|Outcomes in RenalRIP Participants: Presurgical Urinary DKK3/Creatinine Concentrations Above 471 pg/mg vs Concentrations At or Below That Threshold|
|Outcome||Odds Ratio||P Value|
|Risk for acute kidney injury||1.94||.026|
|Risk for persistent renal dysfunction at 90 days||6.67||.0072|
|Risk for renal replacement therapy at 90 days||13.57||.020|
|Sham procedure subgroup|
|Risk for acute kidney injury||2.79||.0022|
|Risk for persistent renal dysfunction at 90 days||3.82||.014|
The remote ischemic preconditioning protocol evaluated in the RenalRIP trial involved a blood pressure cuff being placed on the patient’s upper arm to increase systolic pressure by 15 mm Hg for 5 minutes, followed by 5 minutes of deflation. The protocol was repeated three times.
It is necessary to induce preconditioning after anesthesia is on board because the intervention is apparently quite painful, Fliser pointed out.
Why the protocol helps protect against kidney damage is not well understood, but Fliser speculated that it might be similar to the way a brief interlude of ischemia appears to protect the heart against further ischemia.
Until now, “we really had no decisive intervention to prevent AKI, but there are all kinds of drugs and interventions in development,” said Fliser. The DKK3 assay “is a kind of precision-medicine step because if you go only for patients who are at high risk for AKI, you will see results.”
There are two separate processes leading to acute kidney injury — acute kidney impairment in function and acute kidney injury that is damaging the kidney — said Andreas Kribben, MD, from University Hospital in Essen, who is president of the Society of Nephrology in Germany.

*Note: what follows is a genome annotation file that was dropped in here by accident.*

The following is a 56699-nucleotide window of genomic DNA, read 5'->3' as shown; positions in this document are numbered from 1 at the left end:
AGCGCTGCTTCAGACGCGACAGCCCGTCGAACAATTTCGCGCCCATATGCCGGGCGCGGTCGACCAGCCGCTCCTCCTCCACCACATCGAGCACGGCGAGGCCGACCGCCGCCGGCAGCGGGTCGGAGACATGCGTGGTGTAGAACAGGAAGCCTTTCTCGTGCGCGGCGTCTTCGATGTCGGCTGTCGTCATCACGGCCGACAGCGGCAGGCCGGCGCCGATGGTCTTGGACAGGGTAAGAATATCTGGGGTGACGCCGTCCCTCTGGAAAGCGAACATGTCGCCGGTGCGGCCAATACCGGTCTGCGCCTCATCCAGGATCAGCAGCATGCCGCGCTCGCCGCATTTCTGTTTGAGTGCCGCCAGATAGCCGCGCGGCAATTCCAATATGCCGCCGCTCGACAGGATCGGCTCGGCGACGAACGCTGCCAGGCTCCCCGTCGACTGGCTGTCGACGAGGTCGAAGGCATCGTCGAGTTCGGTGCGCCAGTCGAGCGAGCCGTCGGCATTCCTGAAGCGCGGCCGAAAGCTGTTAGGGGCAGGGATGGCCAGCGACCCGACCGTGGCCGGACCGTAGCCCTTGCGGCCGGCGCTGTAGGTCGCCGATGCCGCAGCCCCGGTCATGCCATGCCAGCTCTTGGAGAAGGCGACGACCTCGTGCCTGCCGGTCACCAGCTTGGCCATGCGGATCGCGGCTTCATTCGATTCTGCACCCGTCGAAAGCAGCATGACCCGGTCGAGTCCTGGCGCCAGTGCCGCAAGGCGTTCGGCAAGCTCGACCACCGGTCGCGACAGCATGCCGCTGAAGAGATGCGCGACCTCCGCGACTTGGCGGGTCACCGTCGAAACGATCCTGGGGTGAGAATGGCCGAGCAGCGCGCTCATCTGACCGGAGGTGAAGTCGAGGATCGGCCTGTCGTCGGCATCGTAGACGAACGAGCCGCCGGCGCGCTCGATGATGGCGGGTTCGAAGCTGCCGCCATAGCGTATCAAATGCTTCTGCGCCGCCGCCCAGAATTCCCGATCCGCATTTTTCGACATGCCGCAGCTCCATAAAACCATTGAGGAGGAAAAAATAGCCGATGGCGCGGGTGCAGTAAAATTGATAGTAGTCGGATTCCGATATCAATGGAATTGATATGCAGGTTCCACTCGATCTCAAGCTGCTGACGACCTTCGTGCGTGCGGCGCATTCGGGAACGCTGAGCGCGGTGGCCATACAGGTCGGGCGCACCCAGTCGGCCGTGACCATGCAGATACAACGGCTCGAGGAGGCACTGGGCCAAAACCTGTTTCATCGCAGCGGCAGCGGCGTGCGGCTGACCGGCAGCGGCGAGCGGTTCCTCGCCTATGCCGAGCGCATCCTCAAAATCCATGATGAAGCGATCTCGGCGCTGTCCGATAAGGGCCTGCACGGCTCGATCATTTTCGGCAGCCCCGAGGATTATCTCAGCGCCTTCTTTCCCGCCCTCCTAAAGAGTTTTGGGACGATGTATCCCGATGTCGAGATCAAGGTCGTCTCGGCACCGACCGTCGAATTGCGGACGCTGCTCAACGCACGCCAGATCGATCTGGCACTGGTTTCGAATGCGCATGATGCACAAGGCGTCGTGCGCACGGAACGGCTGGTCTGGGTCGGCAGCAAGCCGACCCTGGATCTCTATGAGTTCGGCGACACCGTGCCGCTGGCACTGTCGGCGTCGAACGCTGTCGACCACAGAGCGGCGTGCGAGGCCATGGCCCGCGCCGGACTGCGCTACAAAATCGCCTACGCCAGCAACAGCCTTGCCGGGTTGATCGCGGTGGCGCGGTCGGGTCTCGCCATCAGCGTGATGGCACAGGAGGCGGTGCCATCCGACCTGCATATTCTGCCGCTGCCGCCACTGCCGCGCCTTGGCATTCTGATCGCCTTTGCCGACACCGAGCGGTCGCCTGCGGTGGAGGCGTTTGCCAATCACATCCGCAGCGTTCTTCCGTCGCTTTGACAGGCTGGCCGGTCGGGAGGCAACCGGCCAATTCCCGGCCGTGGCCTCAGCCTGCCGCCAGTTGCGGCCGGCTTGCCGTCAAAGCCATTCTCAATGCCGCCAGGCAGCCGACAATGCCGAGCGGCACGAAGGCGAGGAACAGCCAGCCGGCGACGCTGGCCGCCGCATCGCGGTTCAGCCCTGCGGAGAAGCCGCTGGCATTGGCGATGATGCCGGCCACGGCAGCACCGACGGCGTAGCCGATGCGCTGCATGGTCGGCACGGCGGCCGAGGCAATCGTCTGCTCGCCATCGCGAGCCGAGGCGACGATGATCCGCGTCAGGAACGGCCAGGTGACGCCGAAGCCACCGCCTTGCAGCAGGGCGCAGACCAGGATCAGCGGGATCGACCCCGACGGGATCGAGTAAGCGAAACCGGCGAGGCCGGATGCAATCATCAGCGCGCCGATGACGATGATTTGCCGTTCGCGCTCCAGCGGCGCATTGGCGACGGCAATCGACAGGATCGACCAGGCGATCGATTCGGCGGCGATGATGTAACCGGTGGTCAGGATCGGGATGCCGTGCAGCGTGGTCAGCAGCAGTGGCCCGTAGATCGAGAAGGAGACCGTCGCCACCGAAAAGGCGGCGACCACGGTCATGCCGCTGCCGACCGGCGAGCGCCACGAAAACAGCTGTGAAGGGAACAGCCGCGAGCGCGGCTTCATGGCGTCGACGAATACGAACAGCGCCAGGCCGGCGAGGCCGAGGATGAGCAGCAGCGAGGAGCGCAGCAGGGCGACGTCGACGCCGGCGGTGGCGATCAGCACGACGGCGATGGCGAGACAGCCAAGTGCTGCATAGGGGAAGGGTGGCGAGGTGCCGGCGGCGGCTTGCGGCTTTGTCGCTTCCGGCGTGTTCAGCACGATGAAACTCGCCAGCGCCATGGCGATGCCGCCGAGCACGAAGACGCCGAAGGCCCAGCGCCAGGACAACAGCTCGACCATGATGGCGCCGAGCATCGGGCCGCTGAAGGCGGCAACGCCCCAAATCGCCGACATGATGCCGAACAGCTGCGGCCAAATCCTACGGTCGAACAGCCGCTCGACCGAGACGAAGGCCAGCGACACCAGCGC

“The problem with acute kidney injury is that it is now defined only by functional loss. This DKK3 is actually a marker for acute kidney damage, which we need,” Kribben told Medscape Medical News.
This is particularly true because current clinical parameters are not predictive of acute kidney injury, especially in the setting of cardiac surgery, he explained. Identifying people at risk for kidney injury in this setting will allow providers to change their tactics, such as changing the surgery from an on-pump to an off-pump procedure to reduce risk.
“We have to be careful to limit these findings to patients who develop acute kidney injury in the setting of cardiac surgery, but in this setting, this tool works,” Kribben emphasized.
“Acute kidney injury is associated with an elevated risk of mortality over the long-term,” he noted, so “it’s good to know what a patient’s risk is for it.”
Fliser is a cofounder of DiaRen, the company that is currently marketing a DKK3 ELISA assay. Kribben has served as an advisor to Ablynx and Alexion, and has received research grants from Alexion, Astellas, Chiesi, Novartis, Otsuka, and Shire.